Coffee and Other Things – March 2023

In this issue, we discuss pricing strategies of some of the innovative new coffee companies on the market. Looking forward, we see evidence that demand for superpremium brands – which had been on fire – may be slowing, and funding for growth is becoming more challenging. Will premium coffee startups need to adjust their pricing strategies in order to continue to drive growth?

After discussing rising coffee pricing in the last issue – we now look at the pricing strategies for startups in the coffee market. Does the benefit of adopting a premium price point outweigh the risks of limiting the potential market of your company? Will we see more innovation aiming for the mainstream consumer?

This question is especially relevant today as higher interest rates are changing the funding environment – meaning that startups may have to dial-in their strategy now rather than depending on another fundraising round to help support growth. At the same time, the consumer is coming under pressure and a recession looms on the horizon, impacting the growth of superpremium brands.

Days of Easy Money Are Over, or Are They?

As quoted in a recent CNBC publication, Rabobank’s Senior Markets Strategist sees interest rates increasing, with “the Fed going to 5.5%, with a growing risk of 6%”. Higher rates mean a sea change in how easy it is for ambitious startups to raise capital. It also means that companies that are not yet profitable may have to switch their focus from spending to grow (with the expectation of raising another round when needed) to focusing on the bottom line.

It’s not that the money has totally dried up though – canned water brand Liquid Death raised USD 70m at a 5x sales valuation in October. We have talked with many clients on the consumer side of Private Equity that still have significant amounts of money left to deploy from funds that were already raised. The difference is that our conversations around future investments focus more on current unit economics and are moving away from opportunities that have a longer path towards scale and profitability.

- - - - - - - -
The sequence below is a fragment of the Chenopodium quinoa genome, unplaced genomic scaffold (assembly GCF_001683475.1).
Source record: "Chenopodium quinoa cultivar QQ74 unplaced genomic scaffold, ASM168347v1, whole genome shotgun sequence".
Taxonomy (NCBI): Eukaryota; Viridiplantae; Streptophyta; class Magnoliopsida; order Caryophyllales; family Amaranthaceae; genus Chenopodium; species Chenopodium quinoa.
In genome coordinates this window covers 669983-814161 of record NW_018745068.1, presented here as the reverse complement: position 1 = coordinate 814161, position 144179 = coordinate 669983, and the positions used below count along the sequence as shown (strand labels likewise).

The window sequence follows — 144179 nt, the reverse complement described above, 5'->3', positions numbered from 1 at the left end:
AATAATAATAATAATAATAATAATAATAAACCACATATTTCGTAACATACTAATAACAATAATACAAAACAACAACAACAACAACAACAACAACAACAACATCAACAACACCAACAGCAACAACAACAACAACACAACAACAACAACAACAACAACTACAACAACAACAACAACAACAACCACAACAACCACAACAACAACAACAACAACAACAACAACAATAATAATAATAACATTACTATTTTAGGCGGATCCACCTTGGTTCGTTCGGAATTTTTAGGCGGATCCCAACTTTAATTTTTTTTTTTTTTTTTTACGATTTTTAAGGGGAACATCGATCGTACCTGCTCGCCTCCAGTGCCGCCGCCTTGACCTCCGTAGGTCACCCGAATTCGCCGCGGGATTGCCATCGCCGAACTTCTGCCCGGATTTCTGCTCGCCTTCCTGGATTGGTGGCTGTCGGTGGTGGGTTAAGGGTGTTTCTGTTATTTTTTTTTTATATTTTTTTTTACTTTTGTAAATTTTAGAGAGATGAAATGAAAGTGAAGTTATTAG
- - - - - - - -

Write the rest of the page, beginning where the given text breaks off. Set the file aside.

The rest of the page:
In the US, there are two recent coffee startups that raised significant capital – Cometeer has raised USD 100m and Blank Street coffee has raised USD 67m – that can help us understand the issues at play.

Cometeer has found a really unique niche: high-quality specialty coffee from big name roasters in a convenient, and frozen, k-cup(ish) package. The brand sells at a high price point and a recent Forbes article details some of the challenges the company has had scaling up and trying to reach a wide audience.

Price Point of Capsules

Cometeer is right at USD 2 per capsule before shipping. Looking at the broader k-cup market – the vast majority of brands are selling between USD 0.35 and USD 0.60 per cup.

To be fair, there is a move towards expanding the higher end of the market. Black Rifle coffee is selling their k-cup closer to USD 1 per cup, and Keurig/JAB just introduced Intelligentsia k-cups at a bit over USD 1 per the Keurig website.

It’s tough to compete at 2x-6x the price of the competition, even if you are bringing something special to the table. And while we do believe the premiumization trend has legs in the long term, there is some evidence to suggest that it may be slowing down – at least temporarily.

Few categories have seen more pronounced premiumization trends recently than the US spirits industry. The superpremium price segment of whiskey grew 14% in 2021, compared to 1% for the premium segment – high-priced liquors were on a tear! But in 2022, the growth of the superpremium segment of whiskies slowed to just over 3% (see Figure 1). Similar trends were seen across gin, vodka, tequila, etc. So there are some signs that the consumer dynamics that were supporting the growth of very high-priced brands may be easing (though, notably, not reversing!).